The truth is we were never as prosaic as all that; we were never rosy-fingered
claimants in any uncivil actions. Still, and despite our protestations to the
contrary, we were often seen as such, hacking our way through the thickets that
seemed to have been placed between our house and theirs for the sole purpose,
seemingly, of restricting our circuits.
So that by the time we had made our way through the briars, in the middle of
which were effigies depicting our better intentions, the
gables had already started crumbling. Our neighbors in that once shiny,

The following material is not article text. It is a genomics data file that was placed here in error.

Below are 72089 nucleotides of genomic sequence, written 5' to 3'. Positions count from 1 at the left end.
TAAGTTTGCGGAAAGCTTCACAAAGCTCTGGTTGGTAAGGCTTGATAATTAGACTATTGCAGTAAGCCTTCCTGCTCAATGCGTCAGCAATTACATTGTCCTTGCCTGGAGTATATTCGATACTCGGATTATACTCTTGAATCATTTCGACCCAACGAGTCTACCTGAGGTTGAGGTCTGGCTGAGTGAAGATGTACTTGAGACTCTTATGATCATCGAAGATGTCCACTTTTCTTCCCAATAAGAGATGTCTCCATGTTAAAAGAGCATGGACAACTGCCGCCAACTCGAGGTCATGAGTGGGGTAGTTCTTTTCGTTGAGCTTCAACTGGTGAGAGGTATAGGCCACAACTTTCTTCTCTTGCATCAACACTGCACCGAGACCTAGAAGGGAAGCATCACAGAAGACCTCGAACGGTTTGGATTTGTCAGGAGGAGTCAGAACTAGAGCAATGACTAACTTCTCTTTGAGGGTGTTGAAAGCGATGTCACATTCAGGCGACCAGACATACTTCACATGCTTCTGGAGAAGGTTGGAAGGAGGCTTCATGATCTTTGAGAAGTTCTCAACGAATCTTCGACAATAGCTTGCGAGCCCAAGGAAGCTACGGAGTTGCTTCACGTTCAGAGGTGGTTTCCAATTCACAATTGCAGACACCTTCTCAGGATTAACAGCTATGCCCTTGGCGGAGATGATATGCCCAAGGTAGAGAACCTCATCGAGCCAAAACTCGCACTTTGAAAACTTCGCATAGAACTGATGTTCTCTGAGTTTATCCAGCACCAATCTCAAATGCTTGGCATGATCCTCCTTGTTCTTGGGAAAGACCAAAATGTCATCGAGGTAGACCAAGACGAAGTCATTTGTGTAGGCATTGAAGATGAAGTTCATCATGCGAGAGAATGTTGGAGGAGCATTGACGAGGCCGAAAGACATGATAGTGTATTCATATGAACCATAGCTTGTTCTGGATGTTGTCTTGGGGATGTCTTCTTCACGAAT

imitation country house had already died or were in the process.
We sat on their porch biding time with our baskets and sundries, eating what of
theirs we could before striking the matches off our chins and burning it
down -- the screams of the few remaining residents falling on our deaf ears. We
danced there, the sparks, like augers of some still unseen remorse, flitting
above us in the elemental air.